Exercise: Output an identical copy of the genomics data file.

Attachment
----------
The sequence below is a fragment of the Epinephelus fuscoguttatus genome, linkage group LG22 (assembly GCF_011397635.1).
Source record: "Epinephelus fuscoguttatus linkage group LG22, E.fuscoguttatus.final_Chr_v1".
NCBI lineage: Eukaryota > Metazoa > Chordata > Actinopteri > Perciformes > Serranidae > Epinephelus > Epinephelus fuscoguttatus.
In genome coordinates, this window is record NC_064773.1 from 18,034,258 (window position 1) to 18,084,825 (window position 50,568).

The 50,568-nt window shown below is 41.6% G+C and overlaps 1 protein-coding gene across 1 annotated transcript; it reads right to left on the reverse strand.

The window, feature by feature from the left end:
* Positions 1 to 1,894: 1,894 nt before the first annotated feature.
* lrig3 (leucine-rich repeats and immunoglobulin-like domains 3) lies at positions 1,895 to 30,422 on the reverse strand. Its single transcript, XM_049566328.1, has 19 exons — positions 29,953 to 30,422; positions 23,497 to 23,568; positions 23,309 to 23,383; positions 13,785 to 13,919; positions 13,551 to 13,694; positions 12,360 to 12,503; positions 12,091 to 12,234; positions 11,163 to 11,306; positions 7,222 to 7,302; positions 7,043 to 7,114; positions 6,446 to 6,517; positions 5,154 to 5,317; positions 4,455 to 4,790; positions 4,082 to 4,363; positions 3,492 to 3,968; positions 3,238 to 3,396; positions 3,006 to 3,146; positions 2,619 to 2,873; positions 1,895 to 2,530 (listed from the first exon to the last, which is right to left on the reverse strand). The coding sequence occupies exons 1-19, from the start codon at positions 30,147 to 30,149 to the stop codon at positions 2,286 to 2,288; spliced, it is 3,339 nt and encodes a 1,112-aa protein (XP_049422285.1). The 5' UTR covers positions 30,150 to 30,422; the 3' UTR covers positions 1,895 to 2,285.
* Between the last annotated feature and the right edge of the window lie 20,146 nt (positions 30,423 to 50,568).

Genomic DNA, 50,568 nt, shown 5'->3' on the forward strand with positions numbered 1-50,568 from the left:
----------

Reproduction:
The sequence below is a fragment of the Epinephelus fuscoguttatus genome, linkage group LG22 (assembly GCF_011397635.1).
Source record: "Epinephelus fuscoguttatus linkage group LG22, E.fuscoguttatus.final_Chr_v1".
NCBI lineage: Eukaryota > Metazoa > Chordata > Actinopteri > Perciformes > Serranidae > Epinephelus > Epinephelus fuscoguttatus.
In genome coordinates, this window is record NC_064773.1 from 18,034,258 (window position 1) to 18,084,825 (window position 50,568).

The 50,568-nt window shown below is 41.6% G+C and overlaps 1 protein-coding gene across 1 annotated transcript; it reads right to left on the reverse strand.

The window, feature by feature from the left end:
* Positions 1 to 1,894: 1,894 nt before the first annotated feature.
* lrig3 (leucine-rich repeats and immunoglobulin-like domains 3) lies at positions 1,895 to 30,422 on the reverse strand. Its single transcript, XM_049566328.1, has 19 exons — positions 29,953 to 30,422; positions 23,497 to 23,568; positions 23,309 to 23,383; positions 13,785 to 13,919; positions 13,551 to 13,694; positions 12,360 to 12,503; positions 12,091 to 12,234; positions 11,163 to 11,306; positions 7,222 to 7,302; positions 7,043 to 7,114; positions 6,446 to 6,517; positions 5,154 to 5,317; positions 4,455 to 4,790; positions 4,082 to 4,363; positions 3,492 to 3,968; positions 3,238 to 3,396; positions 3,006 to 3,146; positions 2,619 to 2,873; positions 1,895 to 2,530 (listed from the first exon to the last, which is right to left on the reverse strand). The coding sequence occupies exons 1-19, from the start codon at positions 30,147 to 30,149 to the stop codon at positions 2,286 to 2,288; spliced, it is 3,339 nt and encodes a 1,112-aa protein (XP_049422285.1). The 5' UTR covers positions 30,150 to 30,422; the 3' UTR covers positions 1,895 to 2,285.
* Between the last annotated feature and the right edge of the window lie 20,146 nt (positions 30,423 to 50,568).

Genomic DNA, 50,568 nt, shown 5'->3' on the forward strand with positions numbered 1-50,568 from the left: